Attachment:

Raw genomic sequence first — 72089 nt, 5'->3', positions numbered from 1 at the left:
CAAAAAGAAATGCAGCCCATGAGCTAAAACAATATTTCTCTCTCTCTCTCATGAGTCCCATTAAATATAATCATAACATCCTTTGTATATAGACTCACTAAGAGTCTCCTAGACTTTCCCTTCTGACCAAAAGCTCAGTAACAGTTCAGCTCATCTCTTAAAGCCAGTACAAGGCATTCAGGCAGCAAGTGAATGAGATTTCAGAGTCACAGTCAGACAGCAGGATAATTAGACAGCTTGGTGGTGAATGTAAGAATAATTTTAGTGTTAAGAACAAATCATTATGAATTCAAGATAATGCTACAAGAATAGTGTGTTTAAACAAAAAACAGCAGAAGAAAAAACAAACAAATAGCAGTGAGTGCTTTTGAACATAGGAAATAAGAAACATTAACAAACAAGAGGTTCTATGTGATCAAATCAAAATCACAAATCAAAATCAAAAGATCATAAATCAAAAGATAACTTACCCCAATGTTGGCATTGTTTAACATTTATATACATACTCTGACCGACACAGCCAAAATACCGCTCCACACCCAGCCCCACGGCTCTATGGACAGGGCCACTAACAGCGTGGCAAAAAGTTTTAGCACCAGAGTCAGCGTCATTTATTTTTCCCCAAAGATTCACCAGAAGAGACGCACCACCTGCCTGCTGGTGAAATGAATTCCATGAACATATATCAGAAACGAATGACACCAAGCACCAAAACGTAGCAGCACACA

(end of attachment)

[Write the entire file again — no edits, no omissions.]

Raw genomic sequence first — 72089 nt, 5'->3', positions numbered from 1 at the left:
CAAAAAGAAATGCAGCCCATGAGCTAAAACAATATTTCTCTCTCTCTCTCATGAGTCCCATTAAATATAATCATAACATCCTTTGTATATAGACTCACTAAGAGTCTCCTAGACTTTCCCTTCTGACCAAAAGCTCAGTAACAGTTCAGCTCATCTCTTAAAGCCAGTACAAGGCATTCAGGCAGCAAGTGAATGAGATTTCAGAGTCACAGTCAGACAGCAGGATAATTAGACAGCTTGGTGGTGAATGTAAGAATAATTTTAGTGTTAAGAACAAATCATTATGAATTCAAGATAATGCTACAAGAATAGTGTGTTTAAACAAAAAACAGCAGAAGAAAAAACAAACAAATAGCAGTGAGTGCTTTTGAACATAGGAAATAAGAAACATTAACAAACAAGAGGTTCTATGTGATCAAATCAAAATCACAAATCAAAATCAAAAGATCATAAATCAAAAGATAACTTACCCCAATGTTGGCATTGTTTAACATTTATATACATACTCTGACCGACACAGCCAAAATACCGCTCCACACCCAGCCCCACGGCTCTATGGACAGGGCCACTAACAGCGTGGCAAAAAGTTTTAGCACCAGAGTCAGCGTCATTTATTTTTCCCCAAAGATTCACCAGAAGAGACGCACCACCTGCCTGCTGGTGAAATGAATTCCATGAACATATATCAGAAACGAATGACACCAAGCACCAAAACGTAGCAGCACACA